Saturday, August 8, 2020

Mr. Rees' Ukulele

 Last night there was a story on the local news about Harold Rees, a luthier (maker of stringed instruments) who was still at it at the age of 100.  For years, concert violinists have purchased his work, or entrusted him to repair and restore their precious instruments.  It was a really wonderful story made more wonderful by the fact that I know this man. 

Harold Rees is the father of my longtime friend and animation colleague Jerry Rees.  Over the past 35 years, I have seen Mr. Rees at Jerry's house on many occasions.  I've also seen many of his handmade instruments - violins, violas, banjos, and ukuleles.   After one such visit to Jerry's with my wife Donna,  she commented on the incredible craftsmanship in Mr Rees' work.  I confessed to her that I had always wanted to buy one of his ukuleles but was afraid to ask.

So guess what I got the following Christmas, 2013?  Donna had discreetly contacted Jerry's wife Rebecca and some kind of deal was made.  I was completely floored, and proudly displayed the ukulele in our living room, sharing the story with anyone who would comment on it - and they would.  

Cut to fall of 2016.  Donna had passed away two years prior and I was about to relocate from New Jersey back to California.  I shed more than half of my possessions - including the animation desk I had owned for 33 years - to fit into a 27 foot long U-Haul.    Once unloaded in California, it took months to unpack everything.   As the number of boxes dwindled, I realized that my Rees ukulele was missing (insert anxiety spike here). 

My mind raced with possible scenarios.  Did I leave it in a motel?  Did I mistakenly put it in a Goodwill box?  Or did I - GASP - mistakenly put it in a box to throw away?  At moving time, boxes were flying out of the house in all directions.  

I looked through the remaining packed boxes.  No ukulele.  I looked again and again.  No ukulele.  It made me nauseous to think I had managed to lose this special handmade gift from my late wife on our last Christmas together.  I confessed to Jerry and Rebecca.  They did not tell Mr Rees about it.  

For 2 1/2 years I carried guilt over the loss of that special uke.   Then on March 4, 2019,  I was retrieving something in what was the last unpacked box from the move.  To get to the thing I was looking for I had to remove a massive wad of bubble wrap packed with it for protection.  Don't you know, this massive wad of bubble wrap had a most welcome surprise inside.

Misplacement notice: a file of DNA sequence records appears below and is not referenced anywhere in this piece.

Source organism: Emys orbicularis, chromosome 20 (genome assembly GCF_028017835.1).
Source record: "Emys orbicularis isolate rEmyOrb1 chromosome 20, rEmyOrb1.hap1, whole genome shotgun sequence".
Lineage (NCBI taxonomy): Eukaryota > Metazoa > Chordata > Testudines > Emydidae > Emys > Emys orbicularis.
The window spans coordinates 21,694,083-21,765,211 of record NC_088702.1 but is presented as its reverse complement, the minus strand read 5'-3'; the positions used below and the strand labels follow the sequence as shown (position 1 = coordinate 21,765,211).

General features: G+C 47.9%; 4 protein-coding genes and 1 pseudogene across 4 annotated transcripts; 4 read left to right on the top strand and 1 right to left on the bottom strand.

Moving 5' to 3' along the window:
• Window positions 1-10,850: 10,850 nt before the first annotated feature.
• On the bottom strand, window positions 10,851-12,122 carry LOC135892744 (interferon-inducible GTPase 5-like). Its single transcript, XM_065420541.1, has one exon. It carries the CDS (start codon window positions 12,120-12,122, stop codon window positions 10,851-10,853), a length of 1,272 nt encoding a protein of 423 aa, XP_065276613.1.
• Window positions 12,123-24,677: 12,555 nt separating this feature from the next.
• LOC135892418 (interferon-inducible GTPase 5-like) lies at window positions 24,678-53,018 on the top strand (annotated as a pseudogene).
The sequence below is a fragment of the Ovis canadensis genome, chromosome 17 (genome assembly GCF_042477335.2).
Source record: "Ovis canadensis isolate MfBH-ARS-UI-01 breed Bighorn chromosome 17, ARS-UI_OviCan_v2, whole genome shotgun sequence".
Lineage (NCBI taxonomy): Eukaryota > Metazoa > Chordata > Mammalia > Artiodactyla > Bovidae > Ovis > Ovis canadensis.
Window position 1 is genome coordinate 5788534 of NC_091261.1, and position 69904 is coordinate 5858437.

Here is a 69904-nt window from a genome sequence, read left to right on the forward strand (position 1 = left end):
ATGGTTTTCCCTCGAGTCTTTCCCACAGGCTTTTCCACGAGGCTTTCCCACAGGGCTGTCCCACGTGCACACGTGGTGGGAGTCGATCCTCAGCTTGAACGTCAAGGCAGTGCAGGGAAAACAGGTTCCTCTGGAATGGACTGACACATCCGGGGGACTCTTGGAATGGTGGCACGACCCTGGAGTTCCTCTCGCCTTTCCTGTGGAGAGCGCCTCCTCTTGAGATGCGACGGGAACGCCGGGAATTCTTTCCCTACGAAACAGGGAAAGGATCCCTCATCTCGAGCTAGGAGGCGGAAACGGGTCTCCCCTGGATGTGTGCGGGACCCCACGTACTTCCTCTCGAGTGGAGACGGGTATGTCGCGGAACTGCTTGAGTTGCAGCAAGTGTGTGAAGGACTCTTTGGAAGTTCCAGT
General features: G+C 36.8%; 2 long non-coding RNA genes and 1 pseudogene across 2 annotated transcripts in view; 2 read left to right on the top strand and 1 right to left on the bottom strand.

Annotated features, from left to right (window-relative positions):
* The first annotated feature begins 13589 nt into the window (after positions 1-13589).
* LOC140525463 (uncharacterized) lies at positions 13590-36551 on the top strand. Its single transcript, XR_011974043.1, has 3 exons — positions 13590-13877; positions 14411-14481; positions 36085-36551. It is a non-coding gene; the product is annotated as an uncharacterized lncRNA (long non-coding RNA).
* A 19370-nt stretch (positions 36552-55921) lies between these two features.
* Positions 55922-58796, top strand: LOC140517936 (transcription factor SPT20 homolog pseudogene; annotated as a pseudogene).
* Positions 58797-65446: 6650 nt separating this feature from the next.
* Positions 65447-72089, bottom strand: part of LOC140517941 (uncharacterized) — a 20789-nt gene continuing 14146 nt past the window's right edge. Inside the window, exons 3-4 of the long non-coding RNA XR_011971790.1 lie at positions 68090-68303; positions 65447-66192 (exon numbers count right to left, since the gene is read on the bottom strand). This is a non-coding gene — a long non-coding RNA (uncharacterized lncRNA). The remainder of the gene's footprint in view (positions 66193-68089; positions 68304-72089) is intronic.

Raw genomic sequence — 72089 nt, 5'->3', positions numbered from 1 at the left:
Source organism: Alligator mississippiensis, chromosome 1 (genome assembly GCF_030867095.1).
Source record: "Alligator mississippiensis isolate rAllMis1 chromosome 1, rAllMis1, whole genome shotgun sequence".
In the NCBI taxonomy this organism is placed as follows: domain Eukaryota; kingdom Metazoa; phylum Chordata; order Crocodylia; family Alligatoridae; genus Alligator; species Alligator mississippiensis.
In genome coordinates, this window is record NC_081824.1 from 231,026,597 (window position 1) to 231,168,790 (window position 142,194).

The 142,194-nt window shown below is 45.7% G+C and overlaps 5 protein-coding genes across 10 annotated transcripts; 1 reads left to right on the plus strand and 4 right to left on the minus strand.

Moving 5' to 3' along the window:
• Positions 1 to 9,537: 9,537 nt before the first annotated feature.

A wave of emotion hit me.  My knees buckled.  I laughed that crazy laugh like when you've had a near death experience.  Close to tears, I took the above picture and texted Jerry and Rebecca.  What a freaking relief!

The Rees ukulele is now on display on a wall of art in my living room.  I play it with an extra level of appreciation.   The story having a happy ending, Jerry finally shared it with Mr Rees, who had a laugh about it.  Whew!

Moral of this story - keep your friends close and your ukuleles closer!




  1. I saw ABC’s feature of Mr. Rees, Steve. A great man! Where can I buy his ukulele or violin (for my kids)?

    1. Mr Rees' instruments are made on commission for professionals. Sorry, but they are not toys.

  2. Hi Steve, I'm a filmmaker and I'm interested in creating a documentary about Mr. Rees and his craftsmanship. Do you know any way to contact him or his family? Thank you so much!

  3. Hi, recently I received a ukulele that at one time belonged to my grandmother. When I opened the case, I found a card belonging to Mr. Rees inside. The ukulele has been in the case for some time and is not strung. I was wondering about having it looked at and possibly repaired?

  4. Hi Dyer M,
    If it's just a matter of having it strung, any music shop will do that for you. If it is broken, I can ask Mr Rees' family about it, but understand he is almost 101 years old. I don't know if he would be up for it.